Hares On The Mountain - Dan's Silverleaf - 4/15/12
Hares On The Mountain
Brian Rash Hares on the stage
Sunday, April 15
"It's Denton church," Harlin Anderson, creator of the annual mini-extravaganza Lumberjack Fest, told me two months ago, when describing the weekly Hares on the Mountain residency at Dan's Silverleaf.
To be sure, one can draw many parallels between the earmarks of a more lively church service and a typical Sunday Hares show. For instance, a collection vessel is passed around. George Neal, unofficial front man of the band, is the consummate preacher, clenching the crowd's attention with relentless showmanship from behind (and in front) of his skinny black pulpit. His choir of Hares harmonize with him gorgeously, each of them singing lead at one point or another.
They had another weekly spot at the Free Man in Dallas for a while, but it seems the band feels more at home at Dan's. "I don't know if there's some inherent difference that I see between the Dallas crowd and the Denton crowd," Neal explained, with Ryan Thomas Becker adding that those shows helped to build their fan base more than any other residency.
The comparison to church is something Neal and co-creator Becker don't find as apt as some, but the theme kept coming up. "We don't really try to put on a performance as much as we sort of throw a party," Neal said. "It's almost like a little revival or something."
You can also compare the show to a stand-up comedy act, with Neal spewing out joke after joke. Right before their fifth song, as he was about to pass around the collection vase, he used bassist Tony Ferraro, dressed adorably in a red pajama onesie, complete with a butt flap, as his call for the good congregation to give tithing to local charity. (The theme of the show was pajama party and, as Neal would explain later, it came to fruition after a drunken conversation from a prior night of debauchery.)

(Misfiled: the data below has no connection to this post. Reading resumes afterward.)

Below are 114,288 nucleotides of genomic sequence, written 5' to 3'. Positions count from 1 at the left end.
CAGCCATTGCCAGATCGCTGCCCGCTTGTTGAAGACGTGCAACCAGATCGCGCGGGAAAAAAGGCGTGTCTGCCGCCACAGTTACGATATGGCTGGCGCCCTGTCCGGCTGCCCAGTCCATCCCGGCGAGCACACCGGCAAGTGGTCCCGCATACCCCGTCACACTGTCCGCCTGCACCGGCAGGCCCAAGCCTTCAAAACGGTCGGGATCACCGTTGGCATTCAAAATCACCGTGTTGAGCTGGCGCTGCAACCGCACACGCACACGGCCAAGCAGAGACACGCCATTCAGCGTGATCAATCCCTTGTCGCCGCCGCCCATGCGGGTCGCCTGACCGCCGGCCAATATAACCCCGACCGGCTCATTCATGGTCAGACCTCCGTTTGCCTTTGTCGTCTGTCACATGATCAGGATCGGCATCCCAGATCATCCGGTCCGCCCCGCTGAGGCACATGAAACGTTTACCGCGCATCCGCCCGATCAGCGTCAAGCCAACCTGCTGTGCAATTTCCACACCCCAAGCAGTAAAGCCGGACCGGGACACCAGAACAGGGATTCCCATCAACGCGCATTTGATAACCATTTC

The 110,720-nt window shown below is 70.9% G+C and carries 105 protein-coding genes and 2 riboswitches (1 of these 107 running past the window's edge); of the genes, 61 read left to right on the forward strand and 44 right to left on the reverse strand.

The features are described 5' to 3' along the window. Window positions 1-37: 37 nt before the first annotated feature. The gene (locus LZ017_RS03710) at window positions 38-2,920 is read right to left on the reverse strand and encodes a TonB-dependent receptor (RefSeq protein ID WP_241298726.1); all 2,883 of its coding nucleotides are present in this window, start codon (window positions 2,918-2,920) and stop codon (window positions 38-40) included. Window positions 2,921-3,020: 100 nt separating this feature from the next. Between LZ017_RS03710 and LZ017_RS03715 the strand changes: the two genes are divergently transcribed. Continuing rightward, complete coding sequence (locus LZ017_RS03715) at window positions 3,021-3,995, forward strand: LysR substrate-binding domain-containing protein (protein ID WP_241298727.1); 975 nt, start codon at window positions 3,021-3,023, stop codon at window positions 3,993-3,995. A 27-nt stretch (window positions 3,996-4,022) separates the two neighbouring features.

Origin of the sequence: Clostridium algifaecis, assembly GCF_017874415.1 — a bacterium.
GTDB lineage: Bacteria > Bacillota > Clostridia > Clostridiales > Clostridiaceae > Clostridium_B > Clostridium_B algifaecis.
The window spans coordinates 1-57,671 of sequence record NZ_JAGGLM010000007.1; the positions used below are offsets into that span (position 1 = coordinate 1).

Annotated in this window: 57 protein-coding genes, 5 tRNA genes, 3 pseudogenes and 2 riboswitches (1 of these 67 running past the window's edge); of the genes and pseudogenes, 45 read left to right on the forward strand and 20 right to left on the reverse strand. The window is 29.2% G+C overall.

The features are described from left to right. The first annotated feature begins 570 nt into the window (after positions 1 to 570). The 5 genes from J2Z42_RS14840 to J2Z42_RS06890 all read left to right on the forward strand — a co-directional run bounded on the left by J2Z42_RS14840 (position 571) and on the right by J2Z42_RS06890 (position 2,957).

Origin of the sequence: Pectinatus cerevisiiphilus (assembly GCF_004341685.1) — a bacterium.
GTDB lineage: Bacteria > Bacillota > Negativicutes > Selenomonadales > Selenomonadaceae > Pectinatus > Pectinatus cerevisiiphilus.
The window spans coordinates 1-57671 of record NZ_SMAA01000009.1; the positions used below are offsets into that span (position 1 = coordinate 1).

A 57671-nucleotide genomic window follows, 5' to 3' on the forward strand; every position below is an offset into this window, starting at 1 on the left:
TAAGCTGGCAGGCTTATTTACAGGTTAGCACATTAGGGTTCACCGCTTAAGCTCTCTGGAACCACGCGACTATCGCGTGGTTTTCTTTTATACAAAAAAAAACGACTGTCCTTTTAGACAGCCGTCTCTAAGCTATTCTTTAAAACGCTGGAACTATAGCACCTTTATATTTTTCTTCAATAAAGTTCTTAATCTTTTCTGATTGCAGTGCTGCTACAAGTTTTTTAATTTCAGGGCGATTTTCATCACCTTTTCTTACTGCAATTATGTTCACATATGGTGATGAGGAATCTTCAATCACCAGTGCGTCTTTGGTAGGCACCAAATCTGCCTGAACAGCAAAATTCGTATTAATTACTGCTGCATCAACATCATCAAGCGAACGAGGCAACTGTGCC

"Please give generously," he said. "Because it seems that our own Tony Ferraro has fused with his union suit. He needs a union suit-ectomy! And, to accomplish this, two sets of spatulas are required to be inserted in through the butt flap."
Laughs abounded, and the Hares continued with a streak of covers, including an old 19th century traditional folk song The Pogues recently covered, "I'm a Man You Don't Meet Every Day," sung by mandolin player Cory Coleman, as well as a foot-stomping rendition of "Whisky in the Jar."
Their second to last song, "Ain't No Big Man Living In the Sky," sent Neal gracefully, yet chaotically, dancing through the audience, shoving the microphone into their collective face, screaming his atheist anti-paean: "There ain't no big man living in the sky/ There ain't no angels sittin' up on high/You're born, you live, and then you die/ There ain't no big man living in the sky."
If you get a chance to see the Hares anytime soon, especially at their weekly 5 p.m. Sunday shows, be prepared to leave your personal problems at the door, because they won't let you bring them in.
By the way: The Hares' new album, It Will Only Hurt Forever, released at their 35 Denton show, can be purchased on their website.